Class went well yesterday. Teaching first semester Character Animation is oddly refreshing. Going back to the basics of motion and really breaking it down for the new students is gratifying so far. I like teaching the new crew coming in each year. Their fresh optimism and excitement for the material is infectious.

Afterwards I headed to Sheridan for my first Digital Painting class. Not knowing how bad traffic would be I ended up getting there about 45 minutes early and wandering around the old campus, awash in 9 year old nostalgia.

It was depressing. Let me rant a bit here…

Sheridan touted its “world-class” Classical Animation program in the 90’s and drew in tons of publicity for the school. They gathered tons of funding to create a new media building where Animation could thrive. The computer facilities shifted over to the new building but good ol’ Classical Animation, the bedrock that brought in the bucks and the kudos, is still in the exact same decrepit space it’s always been – looking dilapidated and uncared for. The Classical Animation wing looks like a broken down sweatshop. No posters are up, no inspirational materials on the walls – student desks look abandoned even though this is the busy Fall school season.

A notice on the wall mentions a meeting coming up in the auditorium to discuss the ‘problems with the 3rd year curriculum’, which didn’t really surprise me at all. Sheridan switched to a 4-year degree granting Animation program even after their industry advisors told them it was a pointless exercise. Animators get jobs based on their portfolios – a degree doesn’t make a lick of difference. Hell, most of the successful people I went to school with left the course early before they even graduated, forfiting their diploma for the chance to start working – it didn’t impede them in the slightest. What Sheridan doesn’t say is that Ontario has a cap on how much they can charge for diploma-granting courses and that their popular Animation program had already hit that ceiling. A degree accredited program has no such fee limitation in place. If hundreds upon hundreds are applying to get in, why not gouge them for thousands more each semester and stretch out the same learning material for an extra year? If they don’t like it, there’s always more unknowing students rotting on the waiting list willing to pay out the nose after they get in.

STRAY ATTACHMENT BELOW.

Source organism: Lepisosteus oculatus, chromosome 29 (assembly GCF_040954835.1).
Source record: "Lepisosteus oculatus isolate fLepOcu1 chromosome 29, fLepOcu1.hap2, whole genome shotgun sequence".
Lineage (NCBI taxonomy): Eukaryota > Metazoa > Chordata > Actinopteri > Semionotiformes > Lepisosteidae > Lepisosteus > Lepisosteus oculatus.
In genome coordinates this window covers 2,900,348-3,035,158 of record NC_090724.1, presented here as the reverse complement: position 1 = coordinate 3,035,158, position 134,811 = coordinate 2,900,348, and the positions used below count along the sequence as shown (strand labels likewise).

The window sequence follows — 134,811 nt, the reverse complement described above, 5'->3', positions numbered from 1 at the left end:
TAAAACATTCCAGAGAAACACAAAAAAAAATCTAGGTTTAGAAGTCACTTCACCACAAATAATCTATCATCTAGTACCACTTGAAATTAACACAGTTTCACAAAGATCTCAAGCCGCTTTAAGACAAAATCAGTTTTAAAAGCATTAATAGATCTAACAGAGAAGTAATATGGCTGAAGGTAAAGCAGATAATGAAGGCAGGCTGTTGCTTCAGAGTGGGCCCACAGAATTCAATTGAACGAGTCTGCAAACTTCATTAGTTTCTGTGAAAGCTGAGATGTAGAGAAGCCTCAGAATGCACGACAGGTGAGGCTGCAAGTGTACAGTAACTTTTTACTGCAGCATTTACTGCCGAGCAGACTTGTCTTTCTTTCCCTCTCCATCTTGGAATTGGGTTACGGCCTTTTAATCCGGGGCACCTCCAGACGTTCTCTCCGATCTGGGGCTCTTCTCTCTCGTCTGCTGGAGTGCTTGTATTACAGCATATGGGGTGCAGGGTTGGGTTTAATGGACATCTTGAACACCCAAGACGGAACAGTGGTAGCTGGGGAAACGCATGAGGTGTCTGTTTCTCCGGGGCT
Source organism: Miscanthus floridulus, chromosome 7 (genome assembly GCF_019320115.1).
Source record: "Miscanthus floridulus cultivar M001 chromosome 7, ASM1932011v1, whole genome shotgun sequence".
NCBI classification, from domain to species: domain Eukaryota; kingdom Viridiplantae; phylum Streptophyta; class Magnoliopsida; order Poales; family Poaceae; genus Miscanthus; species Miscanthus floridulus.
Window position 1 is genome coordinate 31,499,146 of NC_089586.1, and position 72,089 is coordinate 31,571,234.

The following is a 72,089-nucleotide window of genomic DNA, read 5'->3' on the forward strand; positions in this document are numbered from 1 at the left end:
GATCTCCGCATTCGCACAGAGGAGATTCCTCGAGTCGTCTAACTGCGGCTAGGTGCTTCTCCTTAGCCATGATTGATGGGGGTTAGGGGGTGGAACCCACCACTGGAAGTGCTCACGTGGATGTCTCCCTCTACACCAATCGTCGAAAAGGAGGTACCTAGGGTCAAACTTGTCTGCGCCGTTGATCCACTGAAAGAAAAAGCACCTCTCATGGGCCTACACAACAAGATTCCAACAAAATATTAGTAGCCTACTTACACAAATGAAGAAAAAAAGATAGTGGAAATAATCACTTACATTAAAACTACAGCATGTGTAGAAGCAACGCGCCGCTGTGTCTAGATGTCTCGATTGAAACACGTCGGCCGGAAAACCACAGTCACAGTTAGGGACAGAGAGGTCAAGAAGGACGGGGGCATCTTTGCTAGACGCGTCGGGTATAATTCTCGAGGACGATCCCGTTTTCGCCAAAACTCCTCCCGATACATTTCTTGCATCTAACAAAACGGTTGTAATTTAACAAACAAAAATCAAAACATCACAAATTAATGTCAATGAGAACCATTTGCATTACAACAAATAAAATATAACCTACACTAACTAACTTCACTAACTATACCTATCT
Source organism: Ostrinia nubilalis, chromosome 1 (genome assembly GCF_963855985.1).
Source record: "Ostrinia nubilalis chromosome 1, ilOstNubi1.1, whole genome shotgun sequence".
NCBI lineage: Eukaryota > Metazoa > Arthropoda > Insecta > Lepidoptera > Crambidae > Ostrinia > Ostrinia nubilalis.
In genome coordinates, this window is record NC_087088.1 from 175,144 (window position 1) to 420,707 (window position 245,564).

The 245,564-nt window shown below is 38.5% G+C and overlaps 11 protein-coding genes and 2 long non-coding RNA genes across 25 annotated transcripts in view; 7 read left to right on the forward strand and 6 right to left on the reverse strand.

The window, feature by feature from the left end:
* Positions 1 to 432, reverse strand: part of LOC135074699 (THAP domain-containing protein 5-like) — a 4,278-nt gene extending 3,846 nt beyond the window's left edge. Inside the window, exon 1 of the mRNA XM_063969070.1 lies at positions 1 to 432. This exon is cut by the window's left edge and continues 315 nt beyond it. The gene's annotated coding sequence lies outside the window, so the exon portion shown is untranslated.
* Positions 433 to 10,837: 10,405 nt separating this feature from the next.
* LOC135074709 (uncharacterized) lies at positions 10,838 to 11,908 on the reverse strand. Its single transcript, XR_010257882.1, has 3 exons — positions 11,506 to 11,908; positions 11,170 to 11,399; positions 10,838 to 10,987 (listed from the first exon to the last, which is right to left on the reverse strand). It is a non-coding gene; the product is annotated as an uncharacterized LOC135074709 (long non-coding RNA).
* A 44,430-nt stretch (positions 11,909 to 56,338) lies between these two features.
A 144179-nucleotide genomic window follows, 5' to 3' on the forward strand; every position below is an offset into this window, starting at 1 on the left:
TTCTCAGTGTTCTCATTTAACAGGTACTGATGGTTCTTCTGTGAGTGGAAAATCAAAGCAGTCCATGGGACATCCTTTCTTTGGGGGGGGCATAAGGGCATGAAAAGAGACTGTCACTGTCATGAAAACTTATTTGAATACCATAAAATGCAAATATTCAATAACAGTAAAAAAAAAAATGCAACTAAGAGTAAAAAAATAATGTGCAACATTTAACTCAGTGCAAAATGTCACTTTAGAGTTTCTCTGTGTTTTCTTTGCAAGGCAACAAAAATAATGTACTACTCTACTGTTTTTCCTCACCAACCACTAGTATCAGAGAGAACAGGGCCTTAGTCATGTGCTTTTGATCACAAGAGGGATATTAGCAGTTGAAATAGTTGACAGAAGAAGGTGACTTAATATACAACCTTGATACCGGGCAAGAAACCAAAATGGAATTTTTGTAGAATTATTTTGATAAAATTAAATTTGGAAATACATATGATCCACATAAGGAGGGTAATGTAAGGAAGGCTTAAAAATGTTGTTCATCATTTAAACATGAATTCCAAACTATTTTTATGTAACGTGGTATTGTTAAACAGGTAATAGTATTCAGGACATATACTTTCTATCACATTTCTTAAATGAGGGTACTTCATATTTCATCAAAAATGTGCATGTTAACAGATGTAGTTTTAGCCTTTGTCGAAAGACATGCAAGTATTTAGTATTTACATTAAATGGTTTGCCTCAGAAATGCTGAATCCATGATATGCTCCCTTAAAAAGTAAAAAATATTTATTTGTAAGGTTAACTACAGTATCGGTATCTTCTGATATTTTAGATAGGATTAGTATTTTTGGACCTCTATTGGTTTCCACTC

Of course the fact that a degree-granting program must, by law, be taught by degree-carrying professors didn’t sink in until they had to let go of many of their Animation teaching staff, quite a few of whom had graduated from Classical Animation back in the day with a diploma, not a high-falutin’ degree. How ridiculous and sad that their own experienced graduates can’t teach in the program.

Disorganized, disjointed and ghettoized – Sheridan’s Classical Animation program is not the same as when I went to school, and that’s not just nostalgia talking.

My first Digital Painting class went well. Most of the first class involved things I already knew, but I did learn a couple neat little Photoshop functions that will come in handy. An in-class sketch painting I did based on a photo we were given turned out pretty good. It took me about 40 minutes of puttering:

Afterwards, I drove up to the studio and planned Japan trip stuff with Erik. We chatted and laughed until deep into the night/morning. When I left I realized that the next time I see him we’ll both be in Japan. So weird.

Yesterday was long and filled to the brim – up at 7:30am but not in bed until 4:30am – leaving me feeling groggy, moody and unproductive today. I’m irritable about e-mails I’ve sent out to people that haven’t been responded to, probably more than I should be. I’m going to crash out early and try to get myself into a better headspace for tomorrow.

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